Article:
Assemblymember Hunter: Assembly Voting Reform Package Will Help More New Yorkers Get to the Polls

May 16, 2017

Assemblymember Pamela J. Hunter (D-Syracuse) announced that she is working to help pass several measures to modernize the state’s election process and make voting easier for New Yorkers.

“If we want to get people out to vote, we need to provide more ways for them to do so,” said Hunter. “Our voting system is woefully out of date, and this legislation addresses some of the biggest issues standing between people and the polls.”

The package includes a measure authored by Hunter to allow poll workers to split shifts and receive prorated compensation A.6907-A. Many poll workers are senior citizens, and with shifts lasting up to 16 hours as well as changes in technology and added training requirements, fewer people are able to work on election days, noted Hunter. Shorter shifts and allowing prorated compensation will help recruit more workers.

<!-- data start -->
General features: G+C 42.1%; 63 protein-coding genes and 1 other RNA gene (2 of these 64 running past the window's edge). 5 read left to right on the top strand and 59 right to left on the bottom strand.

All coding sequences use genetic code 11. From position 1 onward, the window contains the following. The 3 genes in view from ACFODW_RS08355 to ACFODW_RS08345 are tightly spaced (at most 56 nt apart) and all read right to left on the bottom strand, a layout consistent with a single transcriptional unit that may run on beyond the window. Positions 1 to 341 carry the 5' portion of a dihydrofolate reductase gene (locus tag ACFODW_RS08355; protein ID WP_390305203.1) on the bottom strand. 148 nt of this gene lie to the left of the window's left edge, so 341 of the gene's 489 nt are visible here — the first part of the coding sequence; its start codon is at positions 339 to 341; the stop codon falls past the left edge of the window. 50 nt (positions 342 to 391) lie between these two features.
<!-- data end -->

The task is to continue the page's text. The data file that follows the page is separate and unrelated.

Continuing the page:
“Poll workers keep our elections running smoothly, so they’re essential to our democratic process,” said Hunter. “With polls opening early and closing late to accommodate voters, election inspectors are putting in 16 hours or more, and that’s a tough burden for anyone.”

Hunter also co-sponsored a bill establishing early voting, which would require polling locations to be open for a seven-day period prior to an election (A.2064). A second bill she co-sponsored streamlines voter registration by requiring state and local agencies to include the option to register to vote on their applications A.6283. She also supports a measure instructing boards of elections to automatically transfer voter enrollment for New Yorkers who move from one county to another A.3411.

The Assembly package also includes a bill that combines the federal and state primary election dates to a single day in June, estimated to save taxpayers $25 million A.3052. The measure would also bring New York State in compliance with the Military and Overseas Employment (MOVE) Act, ensuring that military personnel and their families have enough time to vote by mail. Additional legislation would permit New Yorkers to vote by absentee ballot for any reason and to register to vote online A.7623, A.5382. Another measure would allow voters who will be 18 years of age at the time of a presidential election to vote in the primary election even if they are 17 A.3549.